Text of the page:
Common Weakness Enumeration

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CWE-627: Dynamic Variable Evaluation

Weakness ID: 627
Abstraction: Base
Structure: Simple
Status: Incomplete
Presentation Filter:
+ Description
In a language where the user can influence the name of a variable at runtime, if the variable names are not controlled, an attacker can read or write to arbitrary variables, or access arbitrary functions.
+ Extended Description
The resultant vulnerabilities depend on the behavior of the application, both at the crossover point and in any control/data flow that is reachable by the related variables or functions.
+ Alternate Terms
Dynamic evaluation
+ Relationships

The table(s) below shows the weaknesses and high level categories that are related to this weakness. These relationships are defined as ChildOf, ParentOf, MemberOf and give insight to similar items that may exist at higher and lower levels of abstraction. In addition, relationships such as PeerOf and CanAlsoBe are defined to show similar weaknesses that the user may want to explore.

+ Relevant to the view "Research Concepts" (CWE-1000)
+ Relevant to the view "Development Concepts" (CWE-699)
+ Background Details
Many interpreted languages support the use of a "$$varname" construct to set a variable whose name is specified by the $varname variable. In PHP, these are referred to as "variable variables." Functions might also be invoked using similar syntax, such as $$funcname(arg1, arg2).
+ Modes Of Introduction

The different Modes of Introduction provide information about how and when this weakness may be introduced. The Phase identifies a point in the software life cycle at which introduction may occur, while the Note provides a typical scenario related to introduction during the given phase.

+ Applicable Platforms
The listings below show possible areas for which the given weakness could appear. These may be for specific named Languages, Operating Systems, Architectures, Paradigms, Technologies, or a class of such platforms. The platform is listed along with how frequently the given weakness appears for that instance.


PHP (Undetermined Prevalence)

Perl (Undetermined Prevalence)

+ Common Consequences

The table below specifies different individual consequences associated with the weakness. The Scope identifies the application security area that is violated, while the Impact describes the negative technical impact that arises if an adversary succeeds in exploiting this weakness. The Likelihood provides information about how likely the specific consequence is expected to be seen relative to the other consequences in the list. For example, there may be high likelihood that a weakness will be exploited to achieve a certain impact, but a low likelihood that it will be exploited to achieve a different impact.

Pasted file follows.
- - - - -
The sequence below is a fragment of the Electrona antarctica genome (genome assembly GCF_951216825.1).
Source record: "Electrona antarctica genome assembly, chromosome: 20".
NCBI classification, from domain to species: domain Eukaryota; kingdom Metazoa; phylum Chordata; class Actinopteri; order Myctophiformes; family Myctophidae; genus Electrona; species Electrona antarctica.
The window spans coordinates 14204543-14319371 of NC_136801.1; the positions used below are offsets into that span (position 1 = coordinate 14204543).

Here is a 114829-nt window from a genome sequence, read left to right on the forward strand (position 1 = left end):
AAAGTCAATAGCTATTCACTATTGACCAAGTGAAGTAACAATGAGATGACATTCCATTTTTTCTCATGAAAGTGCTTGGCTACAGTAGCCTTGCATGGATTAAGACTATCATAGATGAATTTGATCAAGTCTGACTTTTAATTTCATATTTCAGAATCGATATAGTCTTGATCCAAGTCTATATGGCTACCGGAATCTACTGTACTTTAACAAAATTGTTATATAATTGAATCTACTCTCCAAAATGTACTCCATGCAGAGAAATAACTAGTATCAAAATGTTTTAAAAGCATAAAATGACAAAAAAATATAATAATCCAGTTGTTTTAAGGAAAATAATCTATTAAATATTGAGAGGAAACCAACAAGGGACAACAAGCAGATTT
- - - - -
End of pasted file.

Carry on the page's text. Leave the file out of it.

Technical Impact: Modify Application Data; Execute Unauthorized Code or Commands

An attacker could gain unauthorized access to internal program variables and execute arbitrary code.
+ Observed Examples
Chain: Dynamic variable evaluation allows resultant remote file inclusion and path traversal.
Chain: dynamic variable evaluation in PHP program used to modify critical, unexpected $_SERVER variable for resultant XSS.
Chain: dynamic variable evaluation in PHP program used to conduct remote file inclusion.
Dynamic variable evaluation in mail program allows reading and modifying attachments and preferences of other users.
+ Potential Mitigations

Phase: Implementation

Strategy: Refactoring

Refactor the code to avoid dynamic variable evaluation whenever possible.

Phase: Implementation

Strategy: Input Validation

Use only whitelists of acceptable variable or function names.

Phase: Implementation

For function names, ensure that you are only calling functions that accept the proper number of arguments, to avoid unexpected null arguments.
+ Weakness Ordinalities
(where the weakness exists independent of other weaknesses)
+ Memberships
This MemberOf Relationships table shows additional CWE Categories and Views that reference this weakness as a member. This information is often useful in understanding where a weakness fits within the context of external information sources.
MemberOfViewView884CWE Cross-section
MemberOfCategoryCategory990SFP Secondary Cluster: Tainted Input to Command
+ Notes

Research Gap

Under-studied, probably under-reported. Few researchers look for this issue; most public reports are for PHP, although other languages are affected. This issue is likely to grow in PHP as developers begin to implement functionality in place of register_globals.
+ References
[REF-517] Steve Christey. "Dynamic Evaluation Vulnerabilities in PHP applications". Full-Disclosure. 2006-05-03. <>.
[REF-518] Shaun Clowes. "A Study In Scarlet: Exploiting Common Vulnerabilities in PHP Applications". <>.
+ Content History
Modification DateModifierOrganization
2008-07-01Eric DalciCigital
updated Time_of_Introduction
2008-09-08CWE Content TeamMITRE
updated Applicable_Platforms, Relationships
2008-10-14CWE Content TeamMITRE
updated Background_Details, Description
2011-03-29CWE Content TeamMITRE
updated Description
2011-06-01CWE Content TeamMITRE
updated Common_Consequences
2012-05-11CWE Content TeamMITRE
updated Common_Consequences, Relationships
2012-10-30CWE Content TeamMITRE
updated Potential_Mitigations
2013-02-21CWE Content TeamMITRE
updated Common_Consequences, Observed_Examples, Potential_Mitigations, Relationships, Weakness_Ordinalities
2014-07-30CWE Content TeamMITRE
updated Relationships
2017-11-08CWE Content TeamMITRE
updated References

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Page Last Updated: January 18, 2018